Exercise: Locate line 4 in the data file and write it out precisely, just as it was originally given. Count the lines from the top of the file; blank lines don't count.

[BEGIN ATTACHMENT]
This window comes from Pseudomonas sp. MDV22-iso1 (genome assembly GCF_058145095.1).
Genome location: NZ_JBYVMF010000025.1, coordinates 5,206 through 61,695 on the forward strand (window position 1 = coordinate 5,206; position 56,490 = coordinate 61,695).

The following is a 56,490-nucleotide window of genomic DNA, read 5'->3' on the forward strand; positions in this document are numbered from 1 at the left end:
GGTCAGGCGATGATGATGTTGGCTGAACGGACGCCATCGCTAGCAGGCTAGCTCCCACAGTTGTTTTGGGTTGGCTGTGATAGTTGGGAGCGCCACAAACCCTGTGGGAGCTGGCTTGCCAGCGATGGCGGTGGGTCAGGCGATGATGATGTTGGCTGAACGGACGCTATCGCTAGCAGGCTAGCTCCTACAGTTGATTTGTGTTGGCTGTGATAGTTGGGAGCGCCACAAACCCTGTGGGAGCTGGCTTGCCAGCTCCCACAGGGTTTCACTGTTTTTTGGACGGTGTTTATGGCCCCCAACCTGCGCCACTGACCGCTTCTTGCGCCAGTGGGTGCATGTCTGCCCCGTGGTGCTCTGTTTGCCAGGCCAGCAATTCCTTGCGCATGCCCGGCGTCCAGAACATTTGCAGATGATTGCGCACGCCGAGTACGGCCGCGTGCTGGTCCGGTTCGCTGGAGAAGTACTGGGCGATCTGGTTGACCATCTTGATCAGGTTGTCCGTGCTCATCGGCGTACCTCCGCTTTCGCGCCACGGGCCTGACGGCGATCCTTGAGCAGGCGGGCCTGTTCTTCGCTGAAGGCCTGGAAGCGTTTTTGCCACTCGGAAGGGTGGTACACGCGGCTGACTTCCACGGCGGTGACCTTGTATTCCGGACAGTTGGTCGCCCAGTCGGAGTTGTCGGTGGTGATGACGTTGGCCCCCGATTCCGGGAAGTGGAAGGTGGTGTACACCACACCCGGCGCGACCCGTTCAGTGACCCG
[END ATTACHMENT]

GGTCAGGCGATGATGATGTTGGCTGAACGGACGCCATCGCTAGCAGGCTAGCTCCCACAGTTGTTTTGGGTTGGCTGTGATAGTTGGGAGCGCCACAAACCCTGTGGGAGCTGGCTTGCCAGCGATGGCGGTGGGTCAGGCGATGATGATGTTGGCTGAACGGACGCTATCGCTAGCAGGCTAGCTCCTACAGTTGATTTGTGTTGGCTGTGATAGTTGGGAGCGCCACAAACCCTGTGGGAGCTGGCTTGCCAGCTCCCACAGGGTTTCACTGTTTTTTGGACGGTGTTTATGGCCCCCAACCTGCGCCACTGACCGCTTCTTGCGCCAGTGGGTGCATGTCTGCCCCGTGGTGCTCTGTTTGCCAGGCCAGCAATTCCTTGCGCATGCCCGGCGTCCAGAACATTTGCAGATGATTGCGCACGCCGAGTACGGCCGCGTGCTGGTCCGGTTCGCTGGAGAAGTACTGGGCGATCTGGTTGACCATCTTGATCAGGTTGTCCGTGCTCATCGGCGTACCTCCGCTTTCGCGCCACGGGCCTGACGGCGATCCTTGAGCAGGCGGGCCTGTTCTTCGCTGAAGGCCTGGAAGCGTTTTTGCCACTCGGAAGGGTGGTACACGCGGCTGACTTCCACGGCGGTGACCTTGTATTCCGGACAGTTGGTCGCCCAGTCGGAGTTGTCGGTGGTGATGACGTTGGCCCCCGATTCCGGGAAGTGGAAGGTGGTGTACACCACACCCGGCGCGACCCGTTCAGTGACCCG